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Columbia TriStar Home Video presents
Godzilla vs. Hedorah (Godzilla vs. the Smog Monster) (1971)

"Godzilla would get really angry if he ever saw this. He would do something."
- Ken Yano (Hiroyuki Kanase)

Review By: Mark Zimmer   
Published: October 13, 2004

Stars: Akira Yamauchi, Toshie Kimura, Hiroyuki Kanase
Other Stars: Keiko Mari, Toshio Shibamoto, Haruo Nakajima, Kenpachiro Satsuma
Director: Yoshimitsu Banno

MPAA Rating: PG for sci-fi monster violence, brief mild language
Run Time: 01h:25m:42s
Release Date: October 19, 2004
UPC: 043396076471
Genre: fantasy


Style
Grade
Substance
Grade
Image Transfer
Grade
Audio Transfer
Grade
Extras
Grade
B+ B+A-B D

DVD Review

Toho has always been very protective of its Godzilla movies, particularly the "Showa" films made from 1954 to 1974. No widescreen Japanese-language versions of these pictures have ever been licensed in America, apparently to prevent importation to Japan at much lower prices. Godzilla fans had despaired of ever getting a proper Region 1 release of these films, but amazingly Columbia Tristar has come to the rescue with three pictures from this classic period. The earliest of these is the environmental drama Godzilla vs. Hedorah, better known in the US entitled Godzilla vs. the Smog Monster, as it was released to drive-ins by AIP.

Pollution of water and air continues to be a serious problem in Japan, and a new life form, starting out like a tadpole, enjoys that fact. Absorbing pollution and smoke, the creature Hedorah becomes gigantic, exuding a sulfuric acid mist wherever it goes. Making matters worse, the creature can fly from its own interior nuclear energy. Dr. Yano (Akira Yamauchi) and young son Ken (Hiroyuki Kanase) attempt to find the creature's origins or a way to stop it, but solutions are not forthcoming. Luckily for them, Godzilla is on the case and is taking his protector role seriously, though of course many Japanese cities could well suffer collateral damage in the process.

This film marks a huge improvement over the juvenile and stupid predecessor in the series, Godzilla's Revenge. Though the requisite young boy in short pants is present, he's not overly precocious or precious. In fact, the humans in the film are just incidental and generally ineffectual time-wasters, only present to deliver some semi-nonsensical exposition, until the out-of-nowhere finale. Pretty much the bulk of the film is made up of giant rubber-suited monster battles, and that's as it should be. The combats are frequent and lengthy, with decent production values. The environmental message is an important one, but director Yoshimitsu Banno really hits the viewer over the head with it; there's only so many loving shots of filthy water that one can sit through (especially when they start to be repeated).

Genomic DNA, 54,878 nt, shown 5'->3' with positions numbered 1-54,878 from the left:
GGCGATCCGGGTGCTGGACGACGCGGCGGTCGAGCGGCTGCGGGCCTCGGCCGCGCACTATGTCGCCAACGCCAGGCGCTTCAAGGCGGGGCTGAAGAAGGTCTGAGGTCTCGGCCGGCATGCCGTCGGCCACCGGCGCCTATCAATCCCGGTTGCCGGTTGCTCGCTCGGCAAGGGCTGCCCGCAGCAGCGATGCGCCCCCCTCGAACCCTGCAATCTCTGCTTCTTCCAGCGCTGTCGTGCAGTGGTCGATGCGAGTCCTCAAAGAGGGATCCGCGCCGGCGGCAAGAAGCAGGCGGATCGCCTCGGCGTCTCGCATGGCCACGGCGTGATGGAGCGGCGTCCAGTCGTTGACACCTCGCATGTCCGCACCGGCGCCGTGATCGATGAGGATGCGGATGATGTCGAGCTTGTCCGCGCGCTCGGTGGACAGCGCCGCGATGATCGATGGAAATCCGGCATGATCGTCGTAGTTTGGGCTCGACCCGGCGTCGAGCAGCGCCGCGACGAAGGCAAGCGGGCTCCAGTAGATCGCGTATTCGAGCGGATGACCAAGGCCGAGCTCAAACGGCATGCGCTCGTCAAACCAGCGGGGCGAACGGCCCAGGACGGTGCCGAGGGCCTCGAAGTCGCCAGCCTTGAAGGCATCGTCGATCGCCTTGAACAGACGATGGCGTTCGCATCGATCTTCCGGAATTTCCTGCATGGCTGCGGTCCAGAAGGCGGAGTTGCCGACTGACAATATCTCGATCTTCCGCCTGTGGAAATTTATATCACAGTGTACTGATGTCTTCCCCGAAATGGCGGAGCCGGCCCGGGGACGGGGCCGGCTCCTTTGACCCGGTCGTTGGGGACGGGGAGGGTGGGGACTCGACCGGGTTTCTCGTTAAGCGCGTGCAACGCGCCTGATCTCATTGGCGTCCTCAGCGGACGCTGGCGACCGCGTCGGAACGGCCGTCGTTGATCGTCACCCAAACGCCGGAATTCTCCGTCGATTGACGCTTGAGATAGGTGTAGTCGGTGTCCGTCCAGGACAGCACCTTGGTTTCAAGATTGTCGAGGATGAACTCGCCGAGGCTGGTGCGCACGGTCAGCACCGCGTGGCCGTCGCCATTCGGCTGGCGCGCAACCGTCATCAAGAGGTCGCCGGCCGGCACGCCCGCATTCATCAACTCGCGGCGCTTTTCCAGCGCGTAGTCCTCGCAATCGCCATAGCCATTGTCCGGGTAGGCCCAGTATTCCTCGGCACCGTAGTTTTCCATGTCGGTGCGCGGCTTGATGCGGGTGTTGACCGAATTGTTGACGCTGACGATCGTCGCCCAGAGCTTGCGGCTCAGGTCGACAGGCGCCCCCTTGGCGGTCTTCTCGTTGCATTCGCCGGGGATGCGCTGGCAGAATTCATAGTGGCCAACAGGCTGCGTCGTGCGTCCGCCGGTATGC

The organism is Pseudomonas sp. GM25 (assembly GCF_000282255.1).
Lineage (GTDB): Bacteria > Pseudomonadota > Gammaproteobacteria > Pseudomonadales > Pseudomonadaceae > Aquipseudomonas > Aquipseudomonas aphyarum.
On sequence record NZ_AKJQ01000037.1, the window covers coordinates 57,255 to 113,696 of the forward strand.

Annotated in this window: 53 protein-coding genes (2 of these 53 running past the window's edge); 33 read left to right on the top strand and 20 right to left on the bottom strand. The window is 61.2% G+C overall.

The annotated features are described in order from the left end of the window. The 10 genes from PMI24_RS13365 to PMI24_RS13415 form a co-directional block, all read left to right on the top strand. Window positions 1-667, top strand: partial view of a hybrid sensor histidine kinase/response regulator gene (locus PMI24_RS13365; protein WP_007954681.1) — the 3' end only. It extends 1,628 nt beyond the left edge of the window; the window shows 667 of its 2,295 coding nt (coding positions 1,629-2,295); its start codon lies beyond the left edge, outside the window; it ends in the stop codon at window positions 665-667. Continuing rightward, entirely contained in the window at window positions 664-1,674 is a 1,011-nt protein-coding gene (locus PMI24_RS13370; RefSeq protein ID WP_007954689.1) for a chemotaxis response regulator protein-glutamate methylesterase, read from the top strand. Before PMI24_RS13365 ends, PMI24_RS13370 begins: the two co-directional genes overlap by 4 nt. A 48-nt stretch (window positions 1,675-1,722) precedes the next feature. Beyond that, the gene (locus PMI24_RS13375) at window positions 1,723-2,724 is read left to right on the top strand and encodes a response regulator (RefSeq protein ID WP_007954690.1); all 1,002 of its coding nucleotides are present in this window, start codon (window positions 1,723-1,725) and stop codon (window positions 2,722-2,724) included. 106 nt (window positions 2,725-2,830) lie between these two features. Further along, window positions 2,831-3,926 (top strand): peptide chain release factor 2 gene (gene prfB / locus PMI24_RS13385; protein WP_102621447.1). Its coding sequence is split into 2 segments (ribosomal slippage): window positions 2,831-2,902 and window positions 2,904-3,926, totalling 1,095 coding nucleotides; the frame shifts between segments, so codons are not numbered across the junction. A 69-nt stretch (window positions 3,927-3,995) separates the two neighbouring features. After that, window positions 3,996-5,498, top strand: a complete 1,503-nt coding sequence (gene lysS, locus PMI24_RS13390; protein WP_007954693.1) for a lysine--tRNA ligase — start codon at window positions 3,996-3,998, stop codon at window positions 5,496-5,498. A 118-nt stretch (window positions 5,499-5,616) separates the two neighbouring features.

Hedorah itself is an unusual creation, a tentacled heap of goo given to hurling globs of acidic muck at Godzilla and others (humans are badly scarred or reduced to skeletons, in sequences that will probably be too much for younger or more sensitive viewers). The main problem with the design are the glassy red eyes that look unnatural; had they been able to give the eyes even a little movement it would have helped the credibility of the creature immeasurably. Hedorah is a tough foe, though, and Godzilla spends much of the time smoldering from the acidic aftereffects of the creature. Godzilla himself is entertaining as always, with the added quirk of using his radioactive breath to propel himself around à la Gamera: yes, Godzilla learns to fly in this infamous sequence. The other stylistic innovation is the insertion of brief cartoon segments between sections of the film, often with some nifty visual effects and snappy transitions.

The original Japanese cut is provided on this disc, with the original main title song used instead of its AIP replacement. The credit sequences are in English, however, but having the original language on the soundtrack plus the original aspect ratio is certainly a better presentation than I ever thought was likely for this film.

Rating for Style: B+
Rating for Substance: B+

 

Image Transfer

 One
Aspect Ratio2.35:1 - Widescreen
Original Aspect Ratioyes
Anamorphicyes


Image Transfer Review: The anamorphic 2.35:1 picture is generally quite attractive, having been derived from an extremely clean source print. Color is quite good and generally stable, though the dark sequences are sometimes a shade illegible. As has been the case with most Columbia discs lately, there's no significant added edge enhancement, another happy development.

Image Transfer Grade: A-

 

Audio Transfer

 LanguageRemote Access
MonoEnglish, Japaneseyes


Audio Transfer Review: 2.0 mono tracks in both Japanese and English are provided. The Japanese track is a little less noisy than the English track, but both sound pretty good. In particular, the brassy Godzilla theme sounds great. Godzilla's roars don't have any deep bass to them, which may be disappointing to some viewers. The theme music sounds fine.

Audio Transfer Grade: B

 

Disc Extras

Static menu
Scene Access with 12 cues and remote access
Subtitles/Captions in English, Japanese with remote access
3 Other Trailer(s) featuring Kaena: The Prophecy, Steamboy, The Lost Skeleton of Cadavra
Packaging: Amaray
Picture Disc
1 Disc
1-Sided disc(s)
Layers: single

Extras Review: The only extras are three trailers for unrelated films, plus some ads for other DVD releases. Chaptering is a little thin, but I'll happily swap the standard 28 chapters for not being plagued by excessive edge enhancement.

Extras Grade: D

 

Final Comments

An attractive transfer, if a bit dark, in the original language and original aspect ratio. Hooray! Even with the paucity of extras, this disc of one of the better Godzilla films of the 1970s is a very welcome addition to the Godzilla DVD canon.

 


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